I heard this may have originated from Frankfurt when it was under French rule. The locals couldn't get their collective tongue around "adieu", so it got "bastardised" to "tschuss"!


If you ever hear a Scottish person saying "cheers" as goodbye, it sounds VERY much like "tschüss"


Just remeber the sound of ei or ie and you will be fine I had the same problem


"Ei" sounds like the word "eye" or the letter "I" in the English alphabet, and "ie" sounds like the letter "E" ("ee")... so I look at the second letter of the pair to give me the pronunciation... Or you can refer the basic word "ein" and remember that "ei" is always pronounced like this.
(SelphieB has also explained this but it got pushed further down the page).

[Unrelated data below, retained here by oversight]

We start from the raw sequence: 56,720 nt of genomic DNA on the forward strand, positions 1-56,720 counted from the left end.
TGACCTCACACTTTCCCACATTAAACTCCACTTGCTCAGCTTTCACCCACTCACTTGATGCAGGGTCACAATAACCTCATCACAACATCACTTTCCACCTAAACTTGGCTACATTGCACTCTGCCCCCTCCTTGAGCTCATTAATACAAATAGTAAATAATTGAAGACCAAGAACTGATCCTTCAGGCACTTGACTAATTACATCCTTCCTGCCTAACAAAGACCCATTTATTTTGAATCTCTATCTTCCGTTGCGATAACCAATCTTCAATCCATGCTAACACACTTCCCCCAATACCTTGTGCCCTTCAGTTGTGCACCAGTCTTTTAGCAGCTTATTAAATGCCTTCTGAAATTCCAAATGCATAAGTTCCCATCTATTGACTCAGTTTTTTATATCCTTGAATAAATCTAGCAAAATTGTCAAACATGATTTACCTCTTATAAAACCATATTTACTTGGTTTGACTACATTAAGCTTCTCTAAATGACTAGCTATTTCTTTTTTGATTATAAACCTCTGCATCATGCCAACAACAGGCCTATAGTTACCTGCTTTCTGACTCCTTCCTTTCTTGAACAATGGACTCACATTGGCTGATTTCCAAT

I was taught "Einstein's niece". I still think the phrase in my head when I am trying to figure out how to spell something. As a bonus, it often works in English too.


Or as mr German prof said 'never say die."


Am I the only one who puts Tschüss because I can't be bothered to type Auf Wiedersehen?


I thought tschuss was goodbye, I totally forgot about auf wiedersehen.


It's not tschuss; it's tschuess. (You got the vowel wrong.)

Or, with the correct German letter: tschüss.


Dude, some keyboards cant type those letters.


Whats wrong with "bis bald"?


'Bis bald' means something like 'see you later' (literally 'until soon'), whereas good bye/Auf Wiedersehen are more formal, or for when you won't see the person you're addressing soon.